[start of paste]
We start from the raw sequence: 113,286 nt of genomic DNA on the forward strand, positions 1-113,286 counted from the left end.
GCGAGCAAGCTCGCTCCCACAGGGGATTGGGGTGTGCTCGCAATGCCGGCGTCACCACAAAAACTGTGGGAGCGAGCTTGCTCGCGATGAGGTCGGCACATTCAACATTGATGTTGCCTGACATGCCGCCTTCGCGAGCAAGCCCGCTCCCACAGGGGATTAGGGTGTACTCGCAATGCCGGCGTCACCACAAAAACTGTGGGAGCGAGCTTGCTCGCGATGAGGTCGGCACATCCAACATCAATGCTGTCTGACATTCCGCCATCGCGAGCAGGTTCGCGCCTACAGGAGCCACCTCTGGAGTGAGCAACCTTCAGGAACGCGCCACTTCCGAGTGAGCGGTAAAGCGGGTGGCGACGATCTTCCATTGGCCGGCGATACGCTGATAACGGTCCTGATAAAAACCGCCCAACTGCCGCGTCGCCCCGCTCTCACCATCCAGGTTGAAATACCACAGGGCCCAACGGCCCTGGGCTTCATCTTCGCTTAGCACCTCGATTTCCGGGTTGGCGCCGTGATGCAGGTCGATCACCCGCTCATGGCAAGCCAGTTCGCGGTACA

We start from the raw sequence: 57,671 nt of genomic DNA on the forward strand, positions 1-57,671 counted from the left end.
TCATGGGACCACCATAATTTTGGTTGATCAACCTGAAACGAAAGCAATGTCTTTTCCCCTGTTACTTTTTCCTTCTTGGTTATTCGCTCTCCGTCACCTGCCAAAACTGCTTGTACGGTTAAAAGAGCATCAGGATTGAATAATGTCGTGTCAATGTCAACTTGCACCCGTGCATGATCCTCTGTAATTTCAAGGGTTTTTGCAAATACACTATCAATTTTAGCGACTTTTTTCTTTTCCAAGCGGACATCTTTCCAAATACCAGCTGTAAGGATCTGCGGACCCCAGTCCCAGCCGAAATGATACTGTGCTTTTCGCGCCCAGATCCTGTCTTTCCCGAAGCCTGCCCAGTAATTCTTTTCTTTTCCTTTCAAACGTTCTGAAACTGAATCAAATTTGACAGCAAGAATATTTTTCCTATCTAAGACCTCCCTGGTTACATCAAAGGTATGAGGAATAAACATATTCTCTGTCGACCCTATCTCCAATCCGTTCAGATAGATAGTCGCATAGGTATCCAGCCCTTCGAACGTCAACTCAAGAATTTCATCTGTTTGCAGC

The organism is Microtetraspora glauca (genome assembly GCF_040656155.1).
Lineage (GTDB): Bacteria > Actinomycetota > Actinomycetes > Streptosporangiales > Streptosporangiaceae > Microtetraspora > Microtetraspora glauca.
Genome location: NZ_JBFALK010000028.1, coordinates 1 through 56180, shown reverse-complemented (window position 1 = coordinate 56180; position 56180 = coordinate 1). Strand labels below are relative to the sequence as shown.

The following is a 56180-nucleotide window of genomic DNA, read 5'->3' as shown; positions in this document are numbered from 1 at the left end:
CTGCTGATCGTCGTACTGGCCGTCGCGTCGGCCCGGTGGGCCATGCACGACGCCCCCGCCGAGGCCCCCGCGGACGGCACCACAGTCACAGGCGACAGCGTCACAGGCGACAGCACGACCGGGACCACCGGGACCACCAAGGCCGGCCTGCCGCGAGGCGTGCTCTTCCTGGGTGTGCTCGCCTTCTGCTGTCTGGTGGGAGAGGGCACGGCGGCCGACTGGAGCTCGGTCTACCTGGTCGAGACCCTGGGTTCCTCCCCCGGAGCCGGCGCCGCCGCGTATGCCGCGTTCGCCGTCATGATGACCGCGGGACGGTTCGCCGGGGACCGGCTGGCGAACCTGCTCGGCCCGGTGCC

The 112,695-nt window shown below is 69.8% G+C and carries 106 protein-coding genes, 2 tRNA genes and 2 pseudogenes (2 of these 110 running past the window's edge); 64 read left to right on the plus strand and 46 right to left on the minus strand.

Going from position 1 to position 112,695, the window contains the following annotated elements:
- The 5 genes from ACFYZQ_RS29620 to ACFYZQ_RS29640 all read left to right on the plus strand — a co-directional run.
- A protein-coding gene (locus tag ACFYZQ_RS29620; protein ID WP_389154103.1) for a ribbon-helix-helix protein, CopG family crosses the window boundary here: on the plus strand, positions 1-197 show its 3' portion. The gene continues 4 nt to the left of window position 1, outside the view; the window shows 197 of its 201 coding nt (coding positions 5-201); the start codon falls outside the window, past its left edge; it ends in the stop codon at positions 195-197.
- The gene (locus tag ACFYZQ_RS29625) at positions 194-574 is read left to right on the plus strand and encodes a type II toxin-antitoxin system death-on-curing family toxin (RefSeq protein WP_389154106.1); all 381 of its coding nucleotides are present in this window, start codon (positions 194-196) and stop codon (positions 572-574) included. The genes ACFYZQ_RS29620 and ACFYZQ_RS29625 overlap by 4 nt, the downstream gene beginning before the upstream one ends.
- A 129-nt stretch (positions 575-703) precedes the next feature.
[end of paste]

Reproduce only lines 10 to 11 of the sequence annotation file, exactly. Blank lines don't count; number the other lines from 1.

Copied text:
The 112,695-nt window shown below is 69.8% G+C and carries 106 protein-coding genes, 2 tRNA genes and 2 pseudogenes (2 of these 110 running past the window's edge); 64 read left to right on the plus strand and 46 right to left on the minus strand.

Going from position 1 to position 112,695, the window contains the following annotated elements: